Researchers identify genome's controlling elements


Scientists have churned out genome sequences for everything from fungi to dogs, and they won't be letting up any time soon. However, because a genome sequence is little more than a static list of chemicals--like, say, a parts list for a 747 airplane--scientists are increasingly turning their attention to figuring out how living organisms put their genes to work.

Using yeast as a testing ground, researchers at MIT and the Whitehead Institute for Biomedical Research have for the first time revealed all the "controlling elements" of an entire genome--findings that may soon contribute to a new way of understanding human health and disease.

"This is really the next stage in human genome research," says Richard Young, Whitehead member and MIT professor of biology. Young headed the team of 20 researchers with Whitehead Fellow Ernest Fraenkel and Professor David Gifford of MIT's Department of Electrical Engineering and Computer Science. (Fraenkel is also affiliated with MIT's Computer Science and Artificial Intelligence Lab; Young and Gifford have appointments at the Broad Institute.)

Key to understanding how the genome is controlled are gene regulators, also known as transcription factors. These small molecules intermittently land on a region of DNA, close to a particular gene, and then switch that gene on. They can also influence the amount of protein that the gene will produce. Many diseases, such as diabetes and cancer, are associated with mutated gene regulators, which is one reason why scientists are so interested in them.

The problem is that very few of these regulators have been identified in any organism. Locating their landing sites is essential to identifying their function, and therein lies the rub: gene regulators are hard to find. They typically just land on a small stretch of DNA, do their job, then take off again. And owing to the vastness of the genome, locating just one gene regulator with conventional lab tools can take many years.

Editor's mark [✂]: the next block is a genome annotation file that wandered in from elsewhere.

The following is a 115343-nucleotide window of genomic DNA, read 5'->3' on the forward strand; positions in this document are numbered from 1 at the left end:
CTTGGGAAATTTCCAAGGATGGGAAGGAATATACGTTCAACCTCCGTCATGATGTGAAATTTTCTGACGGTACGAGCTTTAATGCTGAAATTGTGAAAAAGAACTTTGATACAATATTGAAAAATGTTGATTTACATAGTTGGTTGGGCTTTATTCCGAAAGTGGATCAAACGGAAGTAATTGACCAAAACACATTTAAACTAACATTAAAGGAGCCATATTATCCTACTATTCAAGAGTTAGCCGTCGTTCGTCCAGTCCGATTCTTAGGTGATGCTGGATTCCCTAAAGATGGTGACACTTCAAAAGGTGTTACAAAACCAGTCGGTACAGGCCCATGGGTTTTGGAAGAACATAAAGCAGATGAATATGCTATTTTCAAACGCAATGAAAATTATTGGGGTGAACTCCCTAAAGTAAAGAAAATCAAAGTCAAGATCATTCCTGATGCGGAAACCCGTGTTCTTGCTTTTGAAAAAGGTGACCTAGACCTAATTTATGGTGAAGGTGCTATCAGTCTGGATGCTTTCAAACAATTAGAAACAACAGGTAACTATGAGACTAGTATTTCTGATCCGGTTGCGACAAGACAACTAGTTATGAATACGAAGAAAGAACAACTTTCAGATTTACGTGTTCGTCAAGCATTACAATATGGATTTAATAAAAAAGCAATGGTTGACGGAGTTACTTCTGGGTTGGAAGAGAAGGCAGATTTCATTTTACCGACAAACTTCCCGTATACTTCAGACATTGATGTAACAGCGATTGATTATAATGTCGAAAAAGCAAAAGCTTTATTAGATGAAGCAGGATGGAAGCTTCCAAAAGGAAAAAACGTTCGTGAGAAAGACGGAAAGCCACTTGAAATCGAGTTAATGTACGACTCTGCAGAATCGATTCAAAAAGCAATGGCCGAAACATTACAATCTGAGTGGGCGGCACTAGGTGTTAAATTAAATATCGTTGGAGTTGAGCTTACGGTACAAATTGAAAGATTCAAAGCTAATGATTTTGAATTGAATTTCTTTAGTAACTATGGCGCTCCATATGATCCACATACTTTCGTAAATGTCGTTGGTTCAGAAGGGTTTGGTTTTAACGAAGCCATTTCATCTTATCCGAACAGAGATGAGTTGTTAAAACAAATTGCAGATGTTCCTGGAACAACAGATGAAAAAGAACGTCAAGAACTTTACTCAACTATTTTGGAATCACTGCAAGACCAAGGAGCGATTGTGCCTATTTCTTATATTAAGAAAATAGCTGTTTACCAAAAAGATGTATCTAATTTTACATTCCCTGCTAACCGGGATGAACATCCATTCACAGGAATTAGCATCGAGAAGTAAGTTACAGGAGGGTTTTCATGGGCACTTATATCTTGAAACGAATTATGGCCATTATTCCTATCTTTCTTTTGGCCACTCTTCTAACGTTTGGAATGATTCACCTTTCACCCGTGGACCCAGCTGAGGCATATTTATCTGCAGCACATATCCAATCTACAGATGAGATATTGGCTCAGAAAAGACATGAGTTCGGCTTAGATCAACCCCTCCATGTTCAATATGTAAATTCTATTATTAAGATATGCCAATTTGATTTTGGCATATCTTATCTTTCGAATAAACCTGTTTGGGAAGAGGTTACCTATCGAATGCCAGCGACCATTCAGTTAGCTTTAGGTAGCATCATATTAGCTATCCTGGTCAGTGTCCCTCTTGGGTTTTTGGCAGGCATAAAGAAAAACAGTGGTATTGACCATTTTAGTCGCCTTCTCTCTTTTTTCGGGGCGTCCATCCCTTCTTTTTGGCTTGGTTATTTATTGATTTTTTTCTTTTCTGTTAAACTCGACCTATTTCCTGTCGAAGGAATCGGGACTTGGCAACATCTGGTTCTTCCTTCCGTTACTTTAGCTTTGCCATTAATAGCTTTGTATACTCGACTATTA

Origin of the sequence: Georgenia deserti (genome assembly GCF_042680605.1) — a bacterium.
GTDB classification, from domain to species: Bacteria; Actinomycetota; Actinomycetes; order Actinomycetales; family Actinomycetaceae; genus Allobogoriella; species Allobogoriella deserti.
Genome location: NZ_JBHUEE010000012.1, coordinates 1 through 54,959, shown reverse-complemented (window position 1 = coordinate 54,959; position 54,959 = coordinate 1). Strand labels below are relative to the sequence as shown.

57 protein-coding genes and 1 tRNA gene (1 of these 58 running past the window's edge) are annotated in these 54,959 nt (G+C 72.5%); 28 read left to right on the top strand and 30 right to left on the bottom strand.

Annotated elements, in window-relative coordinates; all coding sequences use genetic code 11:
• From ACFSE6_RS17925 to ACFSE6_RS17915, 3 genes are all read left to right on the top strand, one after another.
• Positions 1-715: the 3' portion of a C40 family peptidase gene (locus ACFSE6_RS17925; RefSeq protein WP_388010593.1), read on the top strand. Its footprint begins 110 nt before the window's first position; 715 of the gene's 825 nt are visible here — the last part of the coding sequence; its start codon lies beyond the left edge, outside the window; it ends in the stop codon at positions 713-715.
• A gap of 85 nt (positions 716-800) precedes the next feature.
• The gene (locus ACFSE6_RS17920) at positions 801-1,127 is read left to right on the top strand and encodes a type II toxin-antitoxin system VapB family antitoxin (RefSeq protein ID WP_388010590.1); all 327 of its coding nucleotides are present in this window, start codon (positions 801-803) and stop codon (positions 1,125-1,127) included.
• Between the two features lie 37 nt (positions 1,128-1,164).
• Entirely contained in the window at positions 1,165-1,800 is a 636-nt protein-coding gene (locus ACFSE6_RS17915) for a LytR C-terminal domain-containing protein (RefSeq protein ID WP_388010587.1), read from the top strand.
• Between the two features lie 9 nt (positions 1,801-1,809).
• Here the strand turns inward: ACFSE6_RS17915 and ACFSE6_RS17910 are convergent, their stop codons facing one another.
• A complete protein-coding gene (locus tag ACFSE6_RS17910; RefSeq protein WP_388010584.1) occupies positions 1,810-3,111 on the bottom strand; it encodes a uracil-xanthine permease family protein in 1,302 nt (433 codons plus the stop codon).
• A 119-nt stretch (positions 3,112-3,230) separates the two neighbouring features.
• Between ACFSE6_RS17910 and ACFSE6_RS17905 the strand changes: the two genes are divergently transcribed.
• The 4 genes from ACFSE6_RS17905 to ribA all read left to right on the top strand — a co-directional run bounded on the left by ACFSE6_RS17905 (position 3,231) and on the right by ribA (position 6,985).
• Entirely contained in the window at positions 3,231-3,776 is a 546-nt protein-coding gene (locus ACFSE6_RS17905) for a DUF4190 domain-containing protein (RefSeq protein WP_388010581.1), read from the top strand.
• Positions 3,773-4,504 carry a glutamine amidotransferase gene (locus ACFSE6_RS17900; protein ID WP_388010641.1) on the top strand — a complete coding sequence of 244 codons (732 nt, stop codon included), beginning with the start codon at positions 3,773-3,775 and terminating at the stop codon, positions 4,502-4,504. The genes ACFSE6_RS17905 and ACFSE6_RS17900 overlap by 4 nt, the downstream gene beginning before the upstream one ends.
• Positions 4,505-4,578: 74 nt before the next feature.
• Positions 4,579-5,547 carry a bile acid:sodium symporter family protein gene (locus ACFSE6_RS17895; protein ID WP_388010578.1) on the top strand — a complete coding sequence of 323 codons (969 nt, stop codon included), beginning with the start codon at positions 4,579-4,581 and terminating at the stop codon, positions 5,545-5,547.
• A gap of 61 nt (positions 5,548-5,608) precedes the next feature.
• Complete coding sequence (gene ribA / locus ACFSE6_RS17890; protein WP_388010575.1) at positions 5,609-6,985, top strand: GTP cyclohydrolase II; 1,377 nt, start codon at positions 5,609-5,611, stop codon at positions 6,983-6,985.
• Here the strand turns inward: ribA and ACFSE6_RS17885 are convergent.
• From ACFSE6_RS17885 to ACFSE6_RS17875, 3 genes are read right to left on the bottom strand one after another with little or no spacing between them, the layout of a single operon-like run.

The Whitehead/MIT team, in the Sept. 2 issue of the journal Nature, report a method for scanning an entire genome and quickly identifying the precise landing sites for these regulators.

As a result, scientists now can begin to understand how genes and their regulators "talk" to each other. According to Fraenkel, knowing these communication patterns ultimately will have a profound influence on our understanding of everything from infectious disease to cloning.

To eavesdrop on these cellular conversations, graduate student Chris Harbison from Young's lab and postdoctoral researcher Ben Gordon from Fraenkel's lab combined the latest biological tools with new computational methods.

Harbison took yeast cells and subjected them all to a dozen nutritional, chemical and temperature environments. "We tried to come up with different conditions that a yeast cell would encounter in its natural habitat," says Harbison.

Gene regulators come out of hiding and do their job in response to environmental conditions, but they don't all respond to the same kinds of predicaments. Running the cells through a wide spectrum of stimuli was a way of waking up all the regulators--in a sense, shaking the bushes and then nabbing them once they're out.

Next, Harbison placed gene fragments associated with these regulators onto a series of microarrays--small dime-sized silicon or glass chips that contain thousands of pieces of DNA--which allowed him to come up with a list of approximate locations. Gordon and Fraenkel created computer algorithms that fused Harbison's data with data from other yeast species to find the exact landing points.

The next challenge is to scale the platform so it can tackle human cells, something that the researchers are gearing up to do. Even though the yeast genome's 203 regulators are a far cry from the roughly 2,000 in human cells, Young explains, "now we have the technology and the concepts to get started on decoding the human genome."

This work was supported by the National Institutes of Health.


Topics: Bioengineering and biotechnology, Genetics

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